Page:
AutoImmune mechanisms involving T-Cell responses to (a) Myelin AutoAntigen(s), such as Myelin Basic Protein (MBP), are thought to contribute to the PathoGenesis of Multiple Sclerosis (MS).
Cytokines may play a central role in the regulation of the pathogenic AutoImmune responses in MS and the mediation of tissue damage in the disease.
To study the Cytokine expression of Myelin reactive T-Cells in MS, we determined the Cytokine mRNA levels in a panel of blood derived MBP-specific T-Cell clones.
Derived from MS patients (33 clones) and normal controls (21 clones), using a novel quantitative RT-PCR method.
Our results demonstrate that MBP-specific T-Cells, both from MS patients and control subjects, predominantly display a Th1- or Th2-like Cytokine pattern.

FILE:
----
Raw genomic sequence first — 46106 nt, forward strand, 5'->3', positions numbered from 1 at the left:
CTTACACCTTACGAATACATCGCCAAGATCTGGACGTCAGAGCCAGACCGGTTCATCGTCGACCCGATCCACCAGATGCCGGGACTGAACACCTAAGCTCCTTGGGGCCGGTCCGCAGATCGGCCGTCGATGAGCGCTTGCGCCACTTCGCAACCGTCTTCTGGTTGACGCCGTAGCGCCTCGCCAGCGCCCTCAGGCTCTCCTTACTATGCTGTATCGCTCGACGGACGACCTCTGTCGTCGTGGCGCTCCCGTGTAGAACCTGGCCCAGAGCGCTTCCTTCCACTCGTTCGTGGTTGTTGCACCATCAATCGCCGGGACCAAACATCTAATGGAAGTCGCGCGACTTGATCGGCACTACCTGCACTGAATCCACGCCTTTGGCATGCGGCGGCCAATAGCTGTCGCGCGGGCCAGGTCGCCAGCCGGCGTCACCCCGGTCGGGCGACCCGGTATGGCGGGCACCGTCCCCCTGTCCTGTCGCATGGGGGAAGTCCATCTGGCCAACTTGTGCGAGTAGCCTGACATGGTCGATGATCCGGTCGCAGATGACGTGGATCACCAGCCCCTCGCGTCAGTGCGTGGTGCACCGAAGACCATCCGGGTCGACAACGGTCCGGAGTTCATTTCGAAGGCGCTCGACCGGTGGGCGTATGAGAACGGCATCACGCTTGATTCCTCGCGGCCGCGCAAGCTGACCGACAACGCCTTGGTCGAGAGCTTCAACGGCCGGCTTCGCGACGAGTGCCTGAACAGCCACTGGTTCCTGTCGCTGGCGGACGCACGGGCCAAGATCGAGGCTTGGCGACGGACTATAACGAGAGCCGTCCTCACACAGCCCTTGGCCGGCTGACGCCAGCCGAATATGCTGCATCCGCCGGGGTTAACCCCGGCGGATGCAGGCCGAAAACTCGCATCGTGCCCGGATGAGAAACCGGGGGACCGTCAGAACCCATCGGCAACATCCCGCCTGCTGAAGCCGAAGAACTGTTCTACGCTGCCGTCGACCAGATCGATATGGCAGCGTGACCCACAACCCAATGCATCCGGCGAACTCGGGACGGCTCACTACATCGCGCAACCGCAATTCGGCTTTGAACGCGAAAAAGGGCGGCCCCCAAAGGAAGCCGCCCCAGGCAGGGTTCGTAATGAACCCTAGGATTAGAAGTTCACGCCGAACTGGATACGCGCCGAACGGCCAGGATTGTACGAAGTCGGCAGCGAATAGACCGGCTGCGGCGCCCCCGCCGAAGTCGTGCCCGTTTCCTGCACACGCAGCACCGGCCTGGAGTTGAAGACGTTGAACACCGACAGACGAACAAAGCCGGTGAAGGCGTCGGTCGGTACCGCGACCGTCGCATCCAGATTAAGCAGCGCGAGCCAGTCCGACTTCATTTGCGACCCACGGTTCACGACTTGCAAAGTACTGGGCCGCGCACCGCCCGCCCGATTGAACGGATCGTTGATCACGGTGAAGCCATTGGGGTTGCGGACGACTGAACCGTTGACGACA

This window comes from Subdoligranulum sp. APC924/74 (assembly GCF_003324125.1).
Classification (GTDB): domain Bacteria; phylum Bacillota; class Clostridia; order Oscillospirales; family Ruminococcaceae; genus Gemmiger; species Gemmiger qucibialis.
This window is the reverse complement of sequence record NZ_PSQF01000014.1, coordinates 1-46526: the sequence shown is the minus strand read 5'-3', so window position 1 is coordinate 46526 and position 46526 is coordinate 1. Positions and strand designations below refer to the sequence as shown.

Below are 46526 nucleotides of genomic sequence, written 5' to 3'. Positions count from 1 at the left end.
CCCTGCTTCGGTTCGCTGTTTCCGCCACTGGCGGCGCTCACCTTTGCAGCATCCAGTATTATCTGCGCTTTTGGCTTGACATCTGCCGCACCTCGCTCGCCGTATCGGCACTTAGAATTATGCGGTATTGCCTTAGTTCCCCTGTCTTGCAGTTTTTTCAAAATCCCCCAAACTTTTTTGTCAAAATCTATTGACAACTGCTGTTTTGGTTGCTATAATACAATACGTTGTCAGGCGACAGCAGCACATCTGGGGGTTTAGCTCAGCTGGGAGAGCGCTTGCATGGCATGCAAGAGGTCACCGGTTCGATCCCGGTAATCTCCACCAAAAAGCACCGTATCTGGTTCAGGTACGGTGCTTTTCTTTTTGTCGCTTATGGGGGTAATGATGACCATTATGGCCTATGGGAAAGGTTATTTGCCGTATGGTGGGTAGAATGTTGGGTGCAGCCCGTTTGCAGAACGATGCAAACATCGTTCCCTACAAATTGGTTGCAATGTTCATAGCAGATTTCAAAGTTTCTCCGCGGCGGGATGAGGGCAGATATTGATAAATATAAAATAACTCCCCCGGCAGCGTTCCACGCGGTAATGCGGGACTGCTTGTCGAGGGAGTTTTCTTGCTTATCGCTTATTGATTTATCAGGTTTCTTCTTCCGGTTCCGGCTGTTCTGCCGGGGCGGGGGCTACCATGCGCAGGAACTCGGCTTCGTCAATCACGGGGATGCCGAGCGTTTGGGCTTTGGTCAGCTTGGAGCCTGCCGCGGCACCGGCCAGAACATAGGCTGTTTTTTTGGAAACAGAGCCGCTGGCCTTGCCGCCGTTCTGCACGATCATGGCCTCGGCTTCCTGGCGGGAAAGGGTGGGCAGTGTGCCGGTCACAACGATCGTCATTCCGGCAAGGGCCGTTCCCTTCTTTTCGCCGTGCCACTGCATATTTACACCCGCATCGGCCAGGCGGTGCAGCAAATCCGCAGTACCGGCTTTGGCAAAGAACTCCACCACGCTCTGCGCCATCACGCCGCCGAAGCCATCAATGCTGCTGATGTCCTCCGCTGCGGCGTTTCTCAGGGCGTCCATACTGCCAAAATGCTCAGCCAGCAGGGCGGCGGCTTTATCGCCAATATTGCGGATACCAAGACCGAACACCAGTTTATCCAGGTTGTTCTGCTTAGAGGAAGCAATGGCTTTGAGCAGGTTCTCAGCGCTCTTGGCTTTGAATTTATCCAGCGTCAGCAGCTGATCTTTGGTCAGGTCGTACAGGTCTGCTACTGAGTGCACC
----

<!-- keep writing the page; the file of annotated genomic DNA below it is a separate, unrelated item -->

Although MS clones express higher levels of TNF-alpha and IL-10 mRNA, these differences do not reach statistical significance.
Interestingly, significantly increased TNF- and IFN- mRNA levels were observed among clones derived from HLA-DR2 positive versus HLA-DR2 negative MS patients.
This HLA halpotype (DR2) is known to be associated with MS.
The high levels of TNF- and IFN- mRNA observed in MBP-reactive T-Cell clones from MS patients indicate an important role of these Cytokines in the disease process.
Our data lend further support to the Pathogenic role of MBP-reactive T-Cells in MS.